A judge has described the bitter civil trial involving high-profile AFL player agent Liam Pickering and his former boss as "difficult".
Supreme Court Justice Michael Sifris has reserved his decision in a case where he had repeatedly urged the parties involved to try to settle the matter.
Justice Sifris, who revealed he was a Carlton supporter, said the two-week civil trial had involved thousands of documents and the loser was going to have to pay a significant sum in legal costs.
Strategic Management Australia AFL (SMAFL) owner Jason Sourasis is suing Pickering and another player agent, James Pitcher, for damages over alleged lost commissions and endorsement payments after a total of 31 players and coaches terminated their contracts with SMAFL and signed up with the pair's rival management company, Precision Sports and Entertainment Group, in May 2014.
Pickering and Pitcher had joined SMAFL in September 2012 but resigned on May 1, 2014.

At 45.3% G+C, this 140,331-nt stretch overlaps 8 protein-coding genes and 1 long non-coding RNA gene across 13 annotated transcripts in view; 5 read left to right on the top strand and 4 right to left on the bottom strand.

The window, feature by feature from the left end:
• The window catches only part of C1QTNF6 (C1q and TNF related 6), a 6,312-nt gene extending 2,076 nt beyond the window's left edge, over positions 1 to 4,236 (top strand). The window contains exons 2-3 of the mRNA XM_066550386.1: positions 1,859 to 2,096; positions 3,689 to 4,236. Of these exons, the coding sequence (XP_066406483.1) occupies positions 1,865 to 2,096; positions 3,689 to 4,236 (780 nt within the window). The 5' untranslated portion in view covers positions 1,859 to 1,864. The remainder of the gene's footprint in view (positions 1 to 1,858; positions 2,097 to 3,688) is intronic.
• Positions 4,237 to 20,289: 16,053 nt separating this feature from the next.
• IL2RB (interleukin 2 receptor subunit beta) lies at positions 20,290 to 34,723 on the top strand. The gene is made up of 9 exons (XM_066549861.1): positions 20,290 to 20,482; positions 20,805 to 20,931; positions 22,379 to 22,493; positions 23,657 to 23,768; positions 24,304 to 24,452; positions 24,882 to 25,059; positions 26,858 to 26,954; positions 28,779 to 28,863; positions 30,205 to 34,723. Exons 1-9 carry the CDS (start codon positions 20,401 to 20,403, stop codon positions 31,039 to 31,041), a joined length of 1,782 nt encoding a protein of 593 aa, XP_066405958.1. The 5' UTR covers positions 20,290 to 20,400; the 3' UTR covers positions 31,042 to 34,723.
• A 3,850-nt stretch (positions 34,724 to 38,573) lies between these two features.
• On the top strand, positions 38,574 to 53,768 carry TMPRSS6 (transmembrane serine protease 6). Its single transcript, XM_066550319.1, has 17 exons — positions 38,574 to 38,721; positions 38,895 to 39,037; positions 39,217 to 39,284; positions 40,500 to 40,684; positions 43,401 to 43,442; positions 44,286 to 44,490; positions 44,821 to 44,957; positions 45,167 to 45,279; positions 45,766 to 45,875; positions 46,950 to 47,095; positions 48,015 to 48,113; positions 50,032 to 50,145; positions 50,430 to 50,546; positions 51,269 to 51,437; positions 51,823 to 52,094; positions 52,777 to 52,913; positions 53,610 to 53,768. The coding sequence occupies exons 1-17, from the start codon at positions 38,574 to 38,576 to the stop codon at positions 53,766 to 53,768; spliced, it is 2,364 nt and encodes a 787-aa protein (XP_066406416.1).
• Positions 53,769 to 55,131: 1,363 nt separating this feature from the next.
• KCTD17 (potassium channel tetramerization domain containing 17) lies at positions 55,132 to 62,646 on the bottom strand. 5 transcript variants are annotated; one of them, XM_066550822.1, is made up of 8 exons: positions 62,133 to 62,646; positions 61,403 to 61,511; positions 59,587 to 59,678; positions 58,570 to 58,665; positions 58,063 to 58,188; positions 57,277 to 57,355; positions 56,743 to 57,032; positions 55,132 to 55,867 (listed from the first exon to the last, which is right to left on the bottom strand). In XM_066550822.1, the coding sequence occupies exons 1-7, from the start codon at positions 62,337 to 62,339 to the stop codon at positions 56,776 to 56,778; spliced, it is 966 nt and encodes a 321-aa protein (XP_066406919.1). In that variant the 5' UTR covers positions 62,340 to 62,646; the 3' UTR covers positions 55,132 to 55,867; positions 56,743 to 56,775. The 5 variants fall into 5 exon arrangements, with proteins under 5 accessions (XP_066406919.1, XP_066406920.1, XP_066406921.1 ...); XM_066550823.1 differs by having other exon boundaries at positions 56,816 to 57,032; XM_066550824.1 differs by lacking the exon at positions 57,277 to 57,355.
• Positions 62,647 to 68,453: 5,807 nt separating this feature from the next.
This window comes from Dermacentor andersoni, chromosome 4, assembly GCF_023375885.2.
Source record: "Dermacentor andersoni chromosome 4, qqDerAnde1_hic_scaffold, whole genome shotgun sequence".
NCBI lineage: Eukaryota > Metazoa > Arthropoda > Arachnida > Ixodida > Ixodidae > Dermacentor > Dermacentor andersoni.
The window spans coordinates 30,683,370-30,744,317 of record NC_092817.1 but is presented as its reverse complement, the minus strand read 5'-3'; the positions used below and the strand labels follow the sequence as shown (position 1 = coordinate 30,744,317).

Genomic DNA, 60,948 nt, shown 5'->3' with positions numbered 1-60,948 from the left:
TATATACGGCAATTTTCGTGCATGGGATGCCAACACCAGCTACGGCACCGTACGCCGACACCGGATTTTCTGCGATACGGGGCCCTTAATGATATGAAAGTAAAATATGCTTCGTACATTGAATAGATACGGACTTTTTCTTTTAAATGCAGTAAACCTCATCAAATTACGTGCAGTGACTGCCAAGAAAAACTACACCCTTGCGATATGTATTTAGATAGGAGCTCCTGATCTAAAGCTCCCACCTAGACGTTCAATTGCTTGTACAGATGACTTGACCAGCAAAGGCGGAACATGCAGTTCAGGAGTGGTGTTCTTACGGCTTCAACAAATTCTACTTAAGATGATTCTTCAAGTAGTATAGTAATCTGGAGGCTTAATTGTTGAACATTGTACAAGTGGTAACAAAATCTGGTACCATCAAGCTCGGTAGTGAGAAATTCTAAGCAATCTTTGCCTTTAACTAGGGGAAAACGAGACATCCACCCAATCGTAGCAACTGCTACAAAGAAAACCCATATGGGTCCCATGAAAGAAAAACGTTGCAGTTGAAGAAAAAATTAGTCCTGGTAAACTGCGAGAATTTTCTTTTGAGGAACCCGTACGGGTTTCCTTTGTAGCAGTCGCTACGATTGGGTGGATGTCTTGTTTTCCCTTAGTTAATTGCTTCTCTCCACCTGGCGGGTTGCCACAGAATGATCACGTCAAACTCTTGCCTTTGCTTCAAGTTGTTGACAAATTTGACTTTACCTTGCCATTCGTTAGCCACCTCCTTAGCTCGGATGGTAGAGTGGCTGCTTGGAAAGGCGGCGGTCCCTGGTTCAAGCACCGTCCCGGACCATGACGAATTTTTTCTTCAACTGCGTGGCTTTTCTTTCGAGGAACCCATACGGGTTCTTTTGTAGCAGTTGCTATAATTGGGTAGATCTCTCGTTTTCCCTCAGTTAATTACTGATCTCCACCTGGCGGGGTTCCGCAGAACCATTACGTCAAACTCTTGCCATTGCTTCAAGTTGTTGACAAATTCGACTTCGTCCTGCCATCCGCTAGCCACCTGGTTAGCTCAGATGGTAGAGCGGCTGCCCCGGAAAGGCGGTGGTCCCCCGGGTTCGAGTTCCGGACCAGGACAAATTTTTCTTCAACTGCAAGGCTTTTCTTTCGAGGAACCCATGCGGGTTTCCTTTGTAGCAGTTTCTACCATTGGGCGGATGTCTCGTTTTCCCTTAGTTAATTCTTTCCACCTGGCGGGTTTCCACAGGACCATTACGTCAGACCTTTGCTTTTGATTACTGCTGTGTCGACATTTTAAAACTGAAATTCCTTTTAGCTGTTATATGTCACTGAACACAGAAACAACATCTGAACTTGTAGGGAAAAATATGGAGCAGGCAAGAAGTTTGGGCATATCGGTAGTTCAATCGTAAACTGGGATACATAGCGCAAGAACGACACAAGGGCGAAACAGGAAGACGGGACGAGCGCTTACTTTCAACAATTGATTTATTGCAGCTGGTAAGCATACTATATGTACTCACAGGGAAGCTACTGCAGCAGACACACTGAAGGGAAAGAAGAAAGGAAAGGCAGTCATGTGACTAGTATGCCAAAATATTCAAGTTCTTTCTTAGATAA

The clients who left to go to Precision included Lance Franklin, Gary Ablett, Jack Riewoldt and Dane Swan, and Sydney Swans coach John Longmire. Collingwood captain Scott Pendlebury stayed with SMAFL.
Agents for AFL players and coaches usually receive between 2 per cent to 4 per cent of a client's contract with a particular club, as well as a 20 per cent cut from any endorsement deals organised for clients.
Sourasis had initially sued Pickering and Pitcher for $2.5 million in damages but this has now been reduced to $625,000.
Pickering is counter-suing Sourasis, alleging he engaged in misleading and deceptive conduct and misappropriated funds.
The judge will hand down his decision at a later date.